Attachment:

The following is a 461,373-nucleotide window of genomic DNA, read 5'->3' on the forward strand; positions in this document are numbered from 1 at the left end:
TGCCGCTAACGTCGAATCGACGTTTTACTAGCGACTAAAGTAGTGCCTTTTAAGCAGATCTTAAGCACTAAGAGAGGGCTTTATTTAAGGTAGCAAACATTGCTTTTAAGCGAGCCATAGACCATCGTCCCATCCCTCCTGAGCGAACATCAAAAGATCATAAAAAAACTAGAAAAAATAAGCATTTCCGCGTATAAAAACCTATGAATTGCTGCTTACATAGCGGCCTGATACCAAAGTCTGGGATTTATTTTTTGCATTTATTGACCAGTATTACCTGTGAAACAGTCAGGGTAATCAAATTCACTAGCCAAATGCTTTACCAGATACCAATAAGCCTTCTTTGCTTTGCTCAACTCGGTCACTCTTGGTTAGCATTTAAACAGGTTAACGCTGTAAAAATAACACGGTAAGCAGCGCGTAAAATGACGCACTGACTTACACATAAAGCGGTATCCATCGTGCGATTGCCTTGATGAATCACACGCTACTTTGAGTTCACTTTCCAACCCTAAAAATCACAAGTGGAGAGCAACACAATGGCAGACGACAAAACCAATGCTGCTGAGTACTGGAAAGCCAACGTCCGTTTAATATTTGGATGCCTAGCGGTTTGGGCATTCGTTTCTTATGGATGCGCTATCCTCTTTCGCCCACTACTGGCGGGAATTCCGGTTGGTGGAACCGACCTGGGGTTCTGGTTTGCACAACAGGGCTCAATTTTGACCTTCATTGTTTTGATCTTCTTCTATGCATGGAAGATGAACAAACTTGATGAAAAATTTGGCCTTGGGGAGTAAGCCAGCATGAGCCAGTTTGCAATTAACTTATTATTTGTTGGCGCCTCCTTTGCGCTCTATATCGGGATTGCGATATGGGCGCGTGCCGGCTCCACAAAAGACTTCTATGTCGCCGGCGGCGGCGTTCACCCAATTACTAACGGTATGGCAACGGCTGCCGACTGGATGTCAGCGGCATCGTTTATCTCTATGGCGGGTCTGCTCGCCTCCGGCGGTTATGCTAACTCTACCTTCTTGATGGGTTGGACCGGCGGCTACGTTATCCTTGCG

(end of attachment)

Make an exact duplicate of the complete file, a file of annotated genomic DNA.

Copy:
The following is a 461,373-nucleotide window of genomic DNA, read 5'->3' on the forward strand; positions in this document are numbered from 1 at the left end:
TGCCGCTAACGTCGAATCGACGTTTTACTAGCGACTAAAGTAGTGCCTTTTAAGCAGATCTTAAGCACTAAGAGAGGGCTTTATTTAAGGTAGCAAACATTGCTTTTAAGCGAGCCATAGACCATCGTCCCATCCCTCCTGAGCGAACATCAAAAGATCATAAAAAAACTAGAAAAAATAAGCATTTCCGCGTATAAAAACCTATGAATTGCTGCTTACATAGCGGCCTGATACCAAAGTCTGGGATTTATTTTTTGCATTTATTGACCAGTATTACCTGTGAAACAGTCAGGGTAATCAAATTCACTAGCCAAATGCTTTACCAGATACCAATAAGCCTTCTTTGCTTTGCTCAACTCGGTCACTCTTGGTTAGCATTTAAACAGGTTAACGCTGTAAAAATAACACGGTAAGCAGCGCGTAAAATGACGCACTGACTTACACATAAAGCGGTATCCATCGTGCGATTGCCTTGATGAATCACACGCTACTTTGAGTTCACTTTCCAACCCTAAAAATCACAAGTGGAGAGCAACACAATGGCAGACGACAAAACCAATGCTGCTGAGTACTGGAAAGCCAACGTCCGTTTAATATTTGGATGCCTAGCGGTTTGGGCATTCGTTTCTTATGGATGCGCTATCCTCTTTCGCCCACTACTGGCGGGAATTCCGGTTGGTGGAACCGACCTGGGGTTCTGGTTTGCACAACAGGGCTCAATTTTGACCTTCATTGTTTTGATCTTCTTCTATGCATGGAAGATGAACAAACTTGATGAAAAATTTGGCCTTGGGGAGTAAGCCAGCATGAGCCAGTTTGCAATTAACTTATTATTTGTTGGCGCCTCCTTTGCGCTCTATATCGGGATTGCGATATGGGCGCGTGCCGGCTCCACAAAAGACTTCTATGTCGCCGGCGGCGGCGTTCACCCAATTACTAACGGTATGGCAACGGCTGCCGACTGGATGTCAGCGGCATCGTTTATCTCTATGGCGGGTCTGCTCGCCTCCGGCGGTTATGCTAACTCTACCTTCTTGATGGGTTGGACCGGCGGCTACGTTATCCTTGCG